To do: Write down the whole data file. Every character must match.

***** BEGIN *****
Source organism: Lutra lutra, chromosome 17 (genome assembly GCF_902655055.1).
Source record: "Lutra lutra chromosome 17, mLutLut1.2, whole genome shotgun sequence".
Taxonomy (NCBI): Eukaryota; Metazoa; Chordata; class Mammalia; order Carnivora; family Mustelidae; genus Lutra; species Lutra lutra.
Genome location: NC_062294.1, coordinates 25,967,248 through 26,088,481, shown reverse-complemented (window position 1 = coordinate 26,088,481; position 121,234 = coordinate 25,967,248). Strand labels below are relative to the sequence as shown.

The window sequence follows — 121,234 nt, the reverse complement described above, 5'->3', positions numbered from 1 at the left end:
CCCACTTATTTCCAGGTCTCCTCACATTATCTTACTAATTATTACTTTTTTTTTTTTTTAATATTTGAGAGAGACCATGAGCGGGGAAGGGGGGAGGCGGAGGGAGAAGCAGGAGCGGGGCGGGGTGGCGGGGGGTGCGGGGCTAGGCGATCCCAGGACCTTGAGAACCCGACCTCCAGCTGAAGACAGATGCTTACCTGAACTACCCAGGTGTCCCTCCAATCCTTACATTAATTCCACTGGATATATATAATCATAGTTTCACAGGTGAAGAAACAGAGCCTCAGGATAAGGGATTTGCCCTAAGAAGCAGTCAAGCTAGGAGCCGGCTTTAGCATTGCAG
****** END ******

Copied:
Source organism: Lutra lutra, chromosome 17 (genome assembly GCF_902655055.1).
Source record: "Lutra lutra chromosome 17, mLutLut1.2, whole genome shotgun sequence".
Taxonomy (NCBI): Eukaryota; Metazoa; Chordata; class Mammalia; order Carnivora; family Mustelidae; genus Lutra; species Lutra lutra.
Genome location: NC_062294.1, coordinates 25,967,248 through 26,088,481, shown reverse-complemented (window position 1 = coordinate 26,088,481; position 121,234 = coordinate 25,967,248). Strand labels below are relative to the sequence as shown.

The window sequence follows — 121,234 nt, the reverse complement described above, 5'->3', positions numbered from 1 at the left end:
CCCACTTATTTCCAGGTCTCCTCACATTATCTTACTAATTATTACTTTTTTTTTTTTTTAATATTTGAGAGAGACCATGAGCGGGGAAGGGGGGAGGCGGAGGGAGAAGCAGGAGCGGGGCGGGGTGGCGGGGGGTGCGGGGCTAGGCGATCCCAGGACCTTGAGAACCCGACCTCCAGCTGAAGACAGATGCTTACCTGAACTACCCAGGTGTCCCTCCAATCCTTACATTAATTCCACTGGATATATATAATCATAGTTTCACAGGTGAAGAAACAGAGCCTCAGGATAAGGGATTTGCCCTAAGAAGCAGTCAAGCTAGGAGCCGGCTTTAGCATTGCAG